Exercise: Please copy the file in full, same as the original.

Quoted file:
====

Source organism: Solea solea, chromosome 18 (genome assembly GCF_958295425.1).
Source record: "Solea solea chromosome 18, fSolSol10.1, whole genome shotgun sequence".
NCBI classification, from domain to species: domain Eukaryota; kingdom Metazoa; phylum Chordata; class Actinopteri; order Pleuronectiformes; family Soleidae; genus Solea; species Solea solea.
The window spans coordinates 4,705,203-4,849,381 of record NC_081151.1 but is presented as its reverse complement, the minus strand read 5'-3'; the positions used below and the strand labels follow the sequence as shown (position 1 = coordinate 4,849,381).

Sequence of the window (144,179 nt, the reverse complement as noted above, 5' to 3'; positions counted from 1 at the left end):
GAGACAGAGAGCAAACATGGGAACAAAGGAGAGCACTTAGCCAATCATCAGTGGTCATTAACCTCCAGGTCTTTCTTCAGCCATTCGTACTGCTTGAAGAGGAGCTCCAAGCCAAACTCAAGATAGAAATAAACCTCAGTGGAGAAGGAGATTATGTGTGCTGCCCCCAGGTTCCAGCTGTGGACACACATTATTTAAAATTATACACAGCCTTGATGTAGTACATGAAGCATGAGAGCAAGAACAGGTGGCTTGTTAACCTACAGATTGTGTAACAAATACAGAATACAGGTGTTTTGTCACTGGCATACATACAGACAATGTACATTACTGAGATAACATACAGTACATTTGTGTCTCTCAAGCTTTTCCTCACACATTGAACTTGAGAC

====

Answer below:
Source organism: Solea solea, chromosome 18 (genome assembly GCF_958295425.1).
Source record: "Solea solea chromosome 18, fSolSol10.1, whole genome shotgun sequence".
NCBI classification, from domain to species: domain Eukaryota; kingdom Metazoa; phylum Chordata; class Actinopteri; order Pleuronectiformes; family Soleidae; genus Solea; species Solea solea.
The window spans coordinates 4,705,203-4,849,381 of record NC_081151.1 but is presented as its reverse complement, the minus strand read 5'-3'; the positions used below and the strand labels follow the sequence as shown (position 1 = coordinate 4,849,381).

Sequence of the window (144,179 nt, the reverse complement as noted above, 5' to 3'; positions counted from 1 at the left end):
GAGACAGAGAGCAAACATGGGAACAAAGGAGAGCACTTAGCCAATCATCAGTGGTCATTAACCTCCAGGTCTTTCTTCAGCCATTCGTACTGCTTGAAGAGGAGCTCCAAGCCAAACTCAAGATAGAAATAAACCTCAGTGGAGAAGGAGATTATGTGTGCTGCCCCCAGGTTCCAGCTGTGGACACACATTATTTAAAATTATACACAGCCTTGATGTAGTACATGAAGCATGAGAGCAAGAACAGGTGGCTTGTTAACCTACAGATTGTGTAACAAATACAGAATACAGGTGTTTTGTCACTGGCATACATACAGACAATGTACATTACTGAGATAACATACAGTACATTTGTGTCTCTCAAGCTTTTCCTCACACATTGAACTTGAGAC